Staying Active

Staying Active

Staying mobile—being able to move comfortably—feels good. And it does so much more! It keeps us healthy.

Staying active helps us
  • live longer
  • stay out of hospital
  • avoid falls
  • continue to live independently
It also
  • boosts our mood
  • improves our sleep
  • sharpens our focus…and more

Mobility works best as a form of preventative health. It’s something you can do that helps prevent illness and injury.

Staying mobile is for everyone. Although aging brings changes in mobility, there are many ways to manage these. This page is a starting point.

Things You Should Know about Mobility

You can stay mobile as you age.

If you lose mobility, you can regain it.

Formal exercise or sport are not the only options for staying active.

Six Tips to Get Moving

Healthy Lifestyle = Better Mobility

Tips for Caregivers

Allow the person you’re caring for to do as much as they are able for themselves. Notice and celebrate the physical things they can still do. If possible, let them be the ones to get up and let the dog out, make  tea, wash the dishes, and do other tasks. All this counts as activity. It will help them remain mobile.

Help is Available

Help is available in your community. You can meet with a physiotherapist, kinesiologist, or other trained health care worker. You don’t need a doctor’s referral to see them.

They will work with you on your personal needs and wishes. For instance, perhaps you want to feel steadier on your feet (improve balance). Perhaps you wish you were more physically able to get to your book club. You might work one-on-one with them or in a group.

Find this support through your local seniors’ recreation centre, ask your doctor, or call 211.

Getting Mobile Again After a Setback

Life has its ups and down. These affect our activity levels at any age. Luckily, there are ways to get moving again. Also, health care providers can help you.

Recovering from surgery and hospital stays

Mobility and general physical health are what most influence how people recover and whether they go home or to long-term care after a hospital stay. But older people in hospital are out of bed only 54 minutes every 24 hours.

In the hospital

Let staff know you want to stay as mobile as possible. Ask for their help and advice. You can do bed exercises, or if you are able to walk around, find a destination in the hospital you can visit each day.

Leaving the hospital

As you prepare to leave the hospital, your health care team will work with you to create a discharge plan. Once back home, follow the discharge plan. And don’t be shy to ask the people in your life to help keep you active!

Getting moving after a pause

A vacation, a change in the weather, or something as simple as an exercise class being cancelled or a walking buddy moving away can mess up your routine. Don’t give up! Look for a new class, or a new buddy. Switch activities. Or you may simply need to start again, but slowly. No matter what, moving will help you stay healthy and feel good.

Looking for inspiration? Here is a story about 90-year-old Solange Lemieux. Just weeks after emergency surgery for bowel obstruction, she was back home and feeling as healthy and able as ever. This didn’t happen by luck. Solange took part in a trial program which focuses on bed mobility, balance, walking, and climbing stairs while in hospital.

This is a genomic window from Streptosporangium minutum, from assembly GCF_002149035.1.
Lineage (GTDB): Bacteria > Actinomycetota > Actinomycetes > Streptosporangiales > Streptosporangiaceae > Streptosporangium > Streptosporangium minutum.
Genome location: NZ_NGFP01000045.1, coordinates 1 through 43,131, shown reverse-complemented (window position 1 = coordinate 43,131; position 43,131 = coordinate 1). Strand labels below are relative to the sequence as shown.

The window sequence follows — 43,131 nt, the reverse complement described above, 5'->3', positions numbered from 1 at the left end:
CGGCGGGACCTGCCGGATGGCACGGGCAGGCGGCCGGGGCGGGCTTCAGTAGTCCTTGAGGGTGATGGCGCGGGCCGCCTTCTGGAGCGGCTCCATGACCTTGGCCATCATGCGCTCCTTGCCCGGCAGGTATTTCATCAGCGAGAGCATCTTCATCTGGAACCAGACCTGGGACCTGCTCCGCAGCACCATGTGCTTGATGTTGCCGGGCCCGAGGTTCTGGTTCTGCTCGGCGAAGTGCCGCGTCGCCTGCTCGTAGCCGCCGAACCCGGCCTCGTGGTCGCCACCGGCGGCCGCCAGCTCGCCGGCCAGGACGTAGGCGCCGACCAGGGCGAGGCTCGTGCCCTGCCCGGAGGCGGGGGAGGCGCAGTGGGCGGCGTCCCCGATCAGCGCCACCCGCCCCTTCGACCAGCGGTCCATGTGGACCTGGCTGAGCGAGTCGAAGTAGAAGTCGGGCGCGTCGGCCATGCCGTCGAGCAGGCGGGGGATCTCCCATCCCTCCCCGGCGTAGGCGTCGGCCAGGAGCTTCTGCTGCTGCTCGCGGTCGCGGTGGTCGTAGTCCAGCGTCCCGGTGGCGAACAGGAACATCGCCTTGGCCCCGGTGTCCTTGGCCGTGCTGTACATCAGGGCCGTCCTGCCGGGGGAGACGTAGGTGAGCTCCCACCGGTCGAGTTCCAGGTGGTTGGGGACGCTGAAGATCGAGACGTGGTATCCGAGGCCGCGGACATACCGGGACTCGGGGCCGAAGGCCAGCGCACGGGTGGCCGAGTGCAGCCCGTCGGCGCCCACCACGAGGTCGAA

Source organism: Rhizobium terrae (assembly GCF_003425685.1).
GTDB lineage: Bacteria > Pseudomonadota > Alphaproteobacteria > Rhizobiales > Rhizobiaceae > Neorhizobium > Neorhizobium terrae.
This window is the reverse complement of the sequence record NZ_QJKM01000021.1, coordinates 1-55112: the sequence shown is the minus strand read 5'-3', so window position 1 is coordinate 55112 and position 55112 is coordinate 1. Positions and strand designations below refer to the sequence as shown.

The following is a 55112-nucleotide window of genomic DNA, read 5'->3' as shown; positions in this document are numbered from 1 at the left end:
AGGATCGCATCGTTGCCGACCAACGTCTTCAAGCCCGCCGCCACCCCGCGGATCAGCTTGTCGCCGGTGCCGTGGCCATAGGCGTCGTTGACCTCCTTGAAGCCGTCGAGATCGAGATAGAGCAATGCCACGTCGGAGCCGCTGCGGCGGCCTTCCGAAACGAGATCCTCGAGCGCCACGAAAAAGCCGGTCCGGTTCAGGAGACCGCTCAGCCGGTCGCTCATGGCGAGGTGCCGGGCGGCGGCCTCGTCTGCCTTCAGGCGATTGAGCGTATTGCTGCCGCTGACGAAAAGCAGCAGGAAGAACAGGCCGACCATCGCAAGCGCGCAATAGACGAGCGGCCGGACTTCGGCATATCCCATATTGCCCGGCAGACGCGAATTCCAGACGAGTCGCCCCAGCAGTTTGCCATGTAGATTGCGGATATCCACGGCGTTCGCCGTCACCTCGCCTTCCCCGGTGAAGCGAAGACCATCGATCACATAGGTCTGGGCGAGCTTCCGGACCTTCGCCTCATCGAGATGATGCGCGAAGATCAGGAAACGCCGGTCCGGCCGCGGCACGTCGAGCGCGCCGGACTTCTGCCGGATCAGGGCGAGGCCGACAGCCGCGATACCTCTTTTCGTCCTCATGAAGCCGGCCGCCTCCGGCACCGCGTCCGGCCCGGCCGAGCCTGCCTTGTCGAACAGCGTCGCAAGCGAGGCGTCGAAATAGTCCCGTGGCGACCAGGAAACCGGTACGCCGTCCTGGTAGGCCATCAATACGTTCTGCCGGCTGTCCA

Similar hospital programs have led to 19% fewer major complications and deaths for patients who participated.

Based on her experience, Solange says, “Too many people seem to think, I’m old, I can’t do this. And they seem to lean back and slow down. I think people think about the future too much. You have to work from day to day.”

Resources

24-Hour Movement Guidelines for Adults aged 65+

Short but full of great information from ParticipAction and the Canadian Society for Exercise Physiology. Click on ‘Resources’ to find easy-to-use infographics.

24-Hour Movement Guidelines for Adults aged 18 – 64

Short but full of great information. Click on ‘Resources’ to find easy-to-use infographics.

Guide to Exercise from Osteoporosis Canada

Inactivity Prevention Package 15 exercises, with diagrams and clear, simple explanations on how to do them correctly and safely

Your Plan to Get Active Everyday!

This 32-page booklet from the Heart and Stroke Foundation has information for all-ages. It offers tips on  how to sit less, how to make an activity plan, and an activity log.

Tip sheets

Aerobic Fitness for Older Adults

Strength Training for Older Adults

Active Aging Canada Tip Sheets

811 HealthLinkBC

Call 8-1-1 (or 7-1-1 for the deaf and hard of hearing) toll-free in B.C. to talk to a qualified exercise professional for free.  Ask questions and get advice about physical activity and advice. Monday to Friday, 9:00 a.m. to 5:00 p.m. Pacific Time. Translation services available in more than 130 languages.

You can also connect with HealthLinkBC’s qualified exercise professionals by email.

Osteofit and Get Up and Go classes Fall prevention classes offered in various community and recreation centres in B.C.

Be Active—First Nations Health Authority

Exercise programs, contact to many First Nations sports clubs and associations (golf, soccer, canoeing, and more), links for more information.

ISPARC Move | Play | Compete – Indigenous Sport, Physical Activity & Recreation Council